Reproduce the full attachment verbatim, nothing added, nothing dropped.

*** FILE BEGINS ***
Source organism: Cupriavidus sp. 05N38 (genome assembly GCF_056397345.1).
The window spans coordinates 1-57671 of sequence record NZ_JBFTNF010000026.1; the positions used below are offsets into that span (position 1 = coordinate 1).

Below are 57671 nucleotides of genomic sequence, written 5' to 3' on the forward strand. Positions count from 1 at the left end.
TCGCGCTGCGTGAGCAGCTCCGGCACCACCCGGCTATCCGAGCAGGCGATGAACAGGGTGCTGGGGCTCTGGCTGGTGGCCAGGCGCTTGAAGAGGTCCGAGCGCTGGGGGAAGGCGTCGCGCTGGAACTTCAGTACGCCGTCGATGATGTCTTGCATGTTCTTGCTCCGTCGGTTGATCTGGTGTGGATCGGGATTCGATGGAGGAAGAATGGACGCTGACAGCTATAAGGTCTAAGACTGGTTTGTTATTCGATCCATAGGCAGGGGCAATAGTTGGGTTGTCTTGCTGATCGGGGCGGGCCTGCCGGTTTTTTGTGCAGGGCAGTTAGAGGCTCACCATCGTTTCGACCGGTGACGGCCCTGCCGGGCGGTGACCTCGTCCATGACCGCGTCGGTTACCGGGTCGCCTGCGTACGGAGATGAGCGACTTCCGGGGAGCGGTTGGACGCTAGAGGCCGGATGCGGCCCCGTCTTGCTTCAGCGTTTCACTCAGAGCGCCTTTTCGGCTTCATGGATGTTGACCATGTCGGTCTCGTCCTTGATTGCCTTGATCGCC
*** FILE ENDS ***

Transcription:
Source organism: Cupriavidus sp. 05N38 (genome assembly GCF_056397345.1).
The window spans coordinates 1-57671 of sequence record NZ_JBFTNF010000026.1; the positions used below are offsets into that span (position 1 = coordinate 1).

Below are 57671 nucleotides of genomic sequence, written 5' to 3' on the forward strand. Positions count from 1 at the left end.
TCGCGCTGCGTGAGCAGCTCCGGCACCACCCGGCTATCCGAGCAGGCGATGAACAGGGTGCTGGGGCTCTGGCTGGTGGCCAGGCGCTTGAAGAGGTCCGAGCGCTGGGGGAAGGCGTCGCGCTGGAACTTCAGTACGCCGTCGATGATGTCTTGCATGTTCTTGCTCCGTCGGTTGATCTGGTGTGGATCGGGATTCGATGGAGGAAGAATGGACGCTGACAGCTATAAGGTCTAAGACTGGTTTGTTATTCGATCCATAGGCAGGGGCAATAGTTGGGTTGTCTTGCTGATCGGGGCGGGCCTGCCGGTTTTTTGTGCAGGGCAGTTAGAGGCTCACCATCGTTTCGACCGGTGACGGCCCTGCCGGGCGGTGACCTCGTCCATGACCGCGTCGGTTACCGGGTCGCCTGCGTACGGAGATGAGCGACTTCCGGGGAGCGGTTGGACGCTAGAGGCCGGATGCGGCCCCGTCTTGCTTCAGCGTTTCACTCAGAGCGCCTTTTCGGCTTCATGGATGTTGACCATGTCGGTCTCGTCCTTGATTGCCTTGATCGCC